‘[When you get there] you are going to have decreased muscle mass, and you’re not going to be able to see very far, and you’re not going to be in really good shape, and you’re going to have decreased bone density, and we’re going to land you hard on a re-endurable market as it lands and slams down to the ground.

‘I think maybe that’s a bad idea, and we need to figure some stuff out first, but that is just me.’

Dituri’s home away from home is located at Jules’ Undersea Lodge in Key Largo.

After retiring in 2012 as a commander, Dituri enrolled at the University of South Florida to earn his doctoral degree to learn more about traumatic brain injuries

After retiring in 2012 as a commander, Dituri enrolled at the University of South Florida to earn his doctoral degree to learn more about traumatic brain injuries

Dituri is a father to three girls: Sophie, 19, Josephine, 27, and Gabrielle, 21

Dituri is a father to three girls: Sophie, 19, Josephine, 27, and Gabrielle, 21

‘There is a TV, although I really do not know how to turn it on. I have a small freezer like in a hotel room,’ he said, while also noting he keeps a stash of chocolate in the pod.

A small microwave is on a shelf, the only thing that can be used for cooking.

‘Every good hotel has to have a pool, and my hotel has a teeny little pool outside,’ said Dituri.

READ MORE:  Scientist living in a bunker at the bottom of the Atlantic ocean for 100 days as part of NASA study gives DailyMail.com a tour of his cramped pod

While the underwater lodge is small, the pod has a work area, kitchen, bathroom, two bedrooms, and a small ‘swimming pool’ that acts as the exit and entrance and a window with a view of the ocean.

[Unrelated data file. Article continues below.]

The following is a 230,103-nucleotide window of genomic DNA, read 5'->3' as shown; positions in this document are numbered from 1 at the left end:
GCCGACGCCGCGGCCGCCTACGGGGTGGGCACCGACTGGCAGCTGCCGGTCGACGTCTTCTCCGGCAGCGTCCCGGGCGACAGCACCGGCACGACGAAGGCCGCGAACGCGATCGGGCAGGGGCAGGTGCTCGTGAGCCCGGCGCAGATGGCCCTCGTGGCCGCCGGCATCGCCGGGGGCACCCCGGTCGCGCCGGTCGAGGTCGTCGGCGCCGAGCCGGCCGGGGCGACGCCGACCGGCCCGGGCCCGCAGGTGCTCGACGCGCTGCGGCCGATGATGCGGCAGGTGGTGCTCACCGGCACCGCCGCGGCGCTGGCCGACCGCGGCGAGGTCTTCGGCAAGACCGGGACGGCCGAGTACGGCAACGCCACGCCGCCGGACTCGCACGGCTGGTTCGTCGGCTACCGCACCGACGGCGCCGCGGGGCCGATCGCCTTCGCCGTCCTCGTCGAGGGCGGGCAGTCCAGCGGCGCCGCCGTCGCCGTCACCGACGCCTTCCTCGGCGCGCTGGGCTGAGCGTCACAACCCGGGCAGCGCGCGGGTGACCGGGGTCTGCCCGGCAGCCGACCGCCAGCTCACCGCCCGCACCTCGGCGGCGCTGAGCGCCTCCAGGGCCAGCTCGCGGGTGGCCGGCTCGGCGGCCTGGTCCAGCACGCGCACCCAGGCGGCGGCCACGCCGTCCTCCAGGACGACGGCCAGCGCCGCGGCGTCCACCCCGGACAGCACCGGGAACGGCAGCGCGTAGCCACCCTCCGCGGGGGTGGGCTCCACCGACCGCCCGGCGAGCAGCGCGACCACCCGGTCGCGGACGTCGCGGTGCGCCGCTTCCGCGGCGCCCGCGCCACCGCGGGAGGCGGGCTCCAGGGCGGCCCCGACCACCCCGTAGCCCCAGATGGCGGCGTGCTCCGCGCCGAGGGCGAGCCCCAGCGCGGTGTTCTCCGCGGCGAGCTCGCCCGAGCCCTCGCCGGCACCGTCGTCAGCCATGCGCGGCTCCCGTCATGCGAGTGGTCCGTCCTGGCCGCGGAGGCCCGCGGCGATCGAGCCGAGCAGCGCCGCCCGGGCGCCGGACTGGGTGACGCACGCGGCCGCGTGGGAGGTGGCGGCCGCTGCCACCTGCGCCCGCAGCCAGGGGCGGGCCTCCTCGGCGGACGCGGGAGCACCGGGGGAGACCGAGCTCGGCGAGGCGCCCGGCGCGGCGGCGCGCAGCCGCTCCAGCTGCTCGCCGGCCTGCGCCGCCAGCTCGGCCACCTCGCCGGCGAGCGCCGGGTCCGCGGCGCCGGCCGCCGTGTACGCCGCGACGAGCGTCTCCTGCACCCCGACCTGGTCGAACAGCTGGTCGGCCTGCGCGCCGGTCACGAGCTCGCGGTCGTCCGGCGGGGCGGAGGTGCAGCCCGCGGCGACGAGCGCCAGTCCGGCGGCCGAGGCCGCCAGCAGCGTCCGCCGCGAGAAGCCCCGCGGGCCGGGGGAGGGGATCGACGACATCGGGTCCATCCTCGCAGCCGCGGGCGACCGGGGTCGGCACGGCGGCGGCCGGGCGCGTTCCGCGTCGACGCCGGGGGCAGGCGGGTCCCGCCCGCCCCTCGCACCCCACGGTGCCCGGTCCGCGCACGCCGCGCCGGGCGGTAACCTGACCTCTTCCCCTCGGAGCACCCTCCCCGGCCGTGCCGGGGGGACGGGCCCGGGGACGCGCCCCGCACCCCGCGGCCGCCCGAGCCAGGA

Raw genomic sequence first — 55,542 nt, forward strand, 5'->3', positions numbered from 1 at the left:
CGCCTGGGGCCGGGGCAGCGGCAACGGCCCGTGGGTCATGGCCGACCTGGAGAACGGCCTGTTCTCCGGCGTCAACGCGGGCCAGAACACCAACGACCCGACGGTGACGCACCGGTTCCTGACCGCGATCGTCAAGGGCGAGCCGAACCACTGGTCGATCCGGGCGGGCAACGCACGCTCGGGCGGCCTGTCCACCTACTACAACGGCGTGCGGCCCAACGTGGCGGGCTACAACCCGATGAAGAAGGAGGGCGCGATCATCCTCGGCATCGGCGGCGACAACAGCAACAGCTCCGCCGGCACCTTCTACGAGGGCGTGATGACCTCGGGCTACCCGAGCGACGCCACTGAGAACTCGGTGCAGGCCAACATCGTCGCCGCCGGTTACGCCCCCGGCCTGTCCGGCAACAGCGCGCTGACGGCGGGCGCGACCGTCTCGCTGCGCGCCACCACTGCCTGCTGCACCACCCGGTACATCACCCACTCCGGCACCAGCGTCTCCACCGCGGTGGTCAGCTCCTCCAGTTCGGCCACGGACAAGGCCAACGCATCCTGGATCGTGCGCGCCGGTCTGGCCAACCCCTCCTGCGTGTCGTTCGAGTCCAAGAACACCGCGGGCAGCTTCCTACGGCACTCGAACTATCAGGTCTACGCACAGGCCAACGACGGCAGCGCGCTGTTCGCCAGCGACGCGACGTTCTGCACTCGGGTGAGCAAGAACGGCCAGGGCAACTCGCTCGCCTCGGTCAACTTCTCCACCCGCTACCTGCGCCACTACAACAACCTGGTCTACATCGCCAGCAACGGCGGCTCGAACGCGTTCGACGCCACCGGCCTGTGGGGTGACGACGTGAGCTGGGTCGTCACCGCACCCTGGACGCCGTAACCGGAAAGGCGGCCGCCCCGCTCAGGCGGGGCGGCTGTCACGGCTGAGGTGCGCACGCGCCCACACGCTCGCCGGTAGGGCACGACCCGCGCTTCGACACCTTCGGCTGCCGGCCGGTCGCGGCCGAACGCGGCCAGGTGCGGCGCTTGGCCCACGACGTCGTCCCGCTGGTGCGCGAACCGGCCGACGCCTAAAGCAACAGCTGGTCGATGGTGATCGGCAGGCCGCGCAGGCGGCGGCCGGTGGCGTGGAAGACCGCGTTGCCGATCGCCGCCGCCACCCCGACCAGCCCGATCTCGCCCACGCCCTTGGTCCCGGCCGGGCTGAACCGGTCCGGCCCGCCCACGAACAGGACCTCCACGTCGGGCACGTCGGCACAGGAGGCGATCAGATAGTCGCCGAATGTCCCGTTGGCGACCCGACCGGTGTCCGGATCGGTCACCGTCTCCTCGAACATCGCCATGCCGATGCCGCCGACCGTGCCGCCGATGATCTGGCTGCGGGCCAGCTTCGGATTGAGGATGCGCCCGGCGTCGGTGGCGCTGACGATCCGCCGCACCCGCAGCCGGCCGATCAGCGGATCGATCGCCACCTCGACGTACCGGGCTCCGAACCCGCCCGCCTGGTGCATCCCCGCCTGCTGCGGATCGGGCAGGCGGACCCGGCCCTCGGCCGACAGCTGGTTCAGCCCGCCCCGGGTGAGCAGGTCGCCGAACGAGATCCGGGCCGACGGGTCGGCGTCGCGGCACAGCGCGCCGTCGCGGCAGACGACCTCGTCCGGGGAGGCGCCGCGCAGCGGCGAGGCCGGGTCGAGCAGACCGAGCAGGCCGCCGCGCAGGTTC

‘This is how we enter and exit from the habitat. So when I go for a scuba dive with all my scuba diving gear, I get it on. I go out of the hole, and then I dive around. So that’s how people come in and come out.’

Dituri sleeps on a twin-size bed with a small bunk on top, which is the same setup in an adjacent room for scientists who visit him.

Dituri found his passion for science while serving as a saturation diving officer in the US Navy for 28 years.

After retiring in 2012 as a commander, Dituri enrolled at the University of South Florida to earn his doctoral degree to learn more about traumatic brain injuries.

And he is also a published author.

‘I was bored during COVID because they would not let me treat patients for the first couple of months, so I wrote a book,’ Dituri said while noting it is available on Amazon.

‘It’s called ‘Secrets in Depth. It’s about a nice Italian boy from New York who joins the Navy and gets to a whole bunch of trouble with the CIA.’

While the scientist is working to find a cure for astronaut ailments, he is also missing his three daughters, who he raves about at any chance he gets.

His 21-year-old daughter, Gabrielle, graduated from the California Institute of Technology in May, an event he could not attend.

Sophie, 19, happily works at a restaurant in South Tampa, Florida and Josephine, 27, has a Masters in psychology and works in New York City.